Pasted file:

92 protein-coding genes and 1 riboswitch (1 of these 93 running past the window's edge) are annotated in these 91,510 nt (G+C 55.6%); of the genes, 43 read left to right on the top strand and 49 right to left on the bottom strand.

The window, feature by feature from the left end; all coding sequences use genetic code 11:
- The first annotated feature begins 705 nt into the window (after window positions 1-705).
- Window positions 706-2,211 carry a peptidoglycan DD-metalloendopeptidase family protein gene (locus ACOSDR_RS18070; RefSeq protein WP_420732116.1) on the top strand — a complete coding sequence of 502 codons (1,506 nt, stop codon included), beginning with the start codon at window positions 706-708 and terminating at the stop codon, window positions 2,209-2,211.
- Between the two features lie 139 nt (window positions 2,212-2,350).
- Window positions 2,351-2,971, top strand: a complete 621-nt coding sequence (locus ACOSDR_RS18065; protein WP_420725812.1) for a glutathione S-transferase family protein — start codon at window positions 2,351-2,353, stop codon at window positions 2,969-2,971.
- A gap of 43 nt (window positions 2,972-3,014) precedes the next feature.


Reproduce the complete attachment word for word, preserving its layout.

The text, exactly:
92 protein-coding genes and 1 riboswitch (1 of these 93 running past the window's edge) are annotated in these 91,510 nt (G+C 55.6%); of the genes, 43 read left to right on the top strand and 49 right to left on the bottom strand.

The window, feature by feature from the left end; all coding sequences use genetic code 11:
- The first annotated feature begins 705 nt into the window (after window positions 1-705).
- Window positions 706-2,211 carry a peptidoglycan DD-metalloendopeptidase family protein gene (locus ACOSDR_RS18070; RefSeq protein WP_420732116.1) on the top strand — a complete coding sequence of 502 codons (1,506 nt, stop codon included), beginning with the start codon at window positions 706-708 and terminating at the stop codon, window positions 2,209-2,211.
- Between the two features lie 139 nt (window positions 2,212-2,350).
- Window positions 2,351-2,971, top strand: a complete 621-nt coding sequence (locus ACOSDR_RS18065; protein WP_420725812.1) for a glutathione S-transferase family protein — start codon at window positions 2,351-2,353, stop codon at window positions 2,969-2,971.
- A gap of 43 nt (window positions 2,972-3,014) precedes the next feature.